Understanding and Defining Architectural Styles in the Greater Baton Rouge Area
Acadian — This American style originated in homes built by Acadian settlers to Louisiana. A hallmark of the style is a high pitched roof which typically contained a loft. Early architectural homes were a single room and some contained a loft in the upper areas of the roof. Additions were also sometimes added off of the center. Original construction was typically pier and beam with wood exteriors, however present-day adaptations of this style use modern materials while preserving the shape and form of the early styles represented by features such as the large pitched roof and tall narrow entrances and large front porches. A hybridize variations of this style was popular in the Baton Rouge area in the 1990’s – 2000’s as an alternative to the traditional style of the 1970s. While no longer single room homes, these modern hybrids typically exhibit open floor plans. Found in Woodstone, Woodgate, Oak Hills, and all throughout the area.
Cottage / Bungalow
Cottage / Bungalow–The style, often called the California Bungalow, was most popular between 1900 and 1920 and evolved into the Craftsman movement. An offshoot, the Chicago Bungalow, appeared in the Midwest, also in the early part of the century. It’s characterized by few material details, an offset entryway, and a projecting bay on the facade. You will find these in the Garden District, Capital Heights & Southdowns.
French Provincial –Balance and symmetry are the ruling characteristics of this formal style. Homes are often brick with detailing in copper or slate. Windows and chimneys are symmetrical and perfectly balanced, at least in original versions of the style. Defining features include a steep, high, hip roof; balcony and porch balustrades; rectangle doors set in arched openings; and double French windows with shutters. Second-story windows usually have a curved head that breaks through the cornice. The design had its origins in the style of rural manor homes, or chateaus, built by the French nobles during the reign of Louis XIV in the mid-1600s. The French Provincial design was a popular Revival style in the 1920s and again in the 1960s. New construction found in University Club, Lakes at Highland, Lexington Estates, and more.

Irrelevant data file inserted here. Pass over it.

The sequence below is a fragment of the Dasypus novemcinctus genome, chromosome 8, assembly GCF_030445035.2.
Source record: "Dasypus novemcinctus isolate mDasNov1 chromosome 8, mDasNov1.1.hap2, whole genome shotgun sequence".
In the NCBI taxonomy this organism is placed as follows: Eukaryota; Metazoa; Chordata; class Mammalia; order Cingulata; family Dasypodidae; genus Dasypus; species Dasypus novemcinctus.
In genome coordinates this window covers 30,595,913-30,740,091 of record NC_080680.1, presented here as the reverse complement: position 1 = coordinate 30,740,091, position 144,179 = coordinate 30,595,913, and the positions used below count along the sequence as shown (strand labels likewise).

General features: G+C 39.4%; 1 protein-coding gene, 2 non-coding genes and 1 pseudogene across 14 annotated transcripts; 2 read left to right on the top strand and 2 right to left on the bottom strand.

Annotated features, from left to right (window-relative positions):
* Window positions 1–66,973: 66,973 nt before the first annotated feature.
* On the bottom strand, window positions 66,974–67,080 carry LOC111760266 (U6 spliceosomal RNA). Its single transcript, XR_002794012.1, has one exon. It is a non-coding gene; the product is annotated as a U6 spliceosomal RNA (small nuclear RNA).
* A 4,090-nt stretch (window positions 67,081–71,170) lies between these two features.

New Orleans / Creole
The Creole Cottage, which is mostly found in the South, originated in New Orleans in the 1700s. The homes are distinguished by a front wall that recedes to form a first-story porch and second-story balcony that stretch across the entire front of the structure. Full-length windows open into the balconies, and lacy ironwork characteristically runs across the second-story level. These two- and three-story homes are symmetrical in design with front entrances placed at the center. “Creole French,” a variation of the basic Creole design, came into vogue in southern states in the 1940s and 1950s.
Ranch–Sometimes called the California ranch style, this home in the Modern family, originated there in 1930s. It emerged as one of the most popular American styles in the 1950s and 60s, when the automobile had replaced early 20th-century forms of transportation, such as streetcars. Now mobile homebuyers could move to the suburbs into bigger homes on bigger lots. The style takes its cues from Spanish Colonial and Prairie and Craftsman homes, and is characterized by its one-story, pitched-roof construction, built-in garage, wood or brick exterior walls, sliding and picture windows, and sliding doors leading to patios. Jefferson Place, Old Goodwood, Westminster, Pine Park and Jefferson Terrace as well as Broadmoor, Sherwood Forest and Shenandoah are areas that include these homes.
Traditional is a more modern style evolution of the Ranch home that was popular in the 50’s and 60’s. Like the ranch, the traditional architects created homes to sequester certain living activities–such as sleeping or socializing. The vast majority of those homes exhibit brick exteriors over frame construction. Narrow covered front porches that lie under the roofline are another typical feature. These homes were constructed largely from the 60’s to the 80’s a time of growth for the Baton Rouge area; therefore there are many “traditional” homes in our market. Large subdivisions such as Tara, Shenandoah and Kenilworth typically exhibit homes in the traditional style.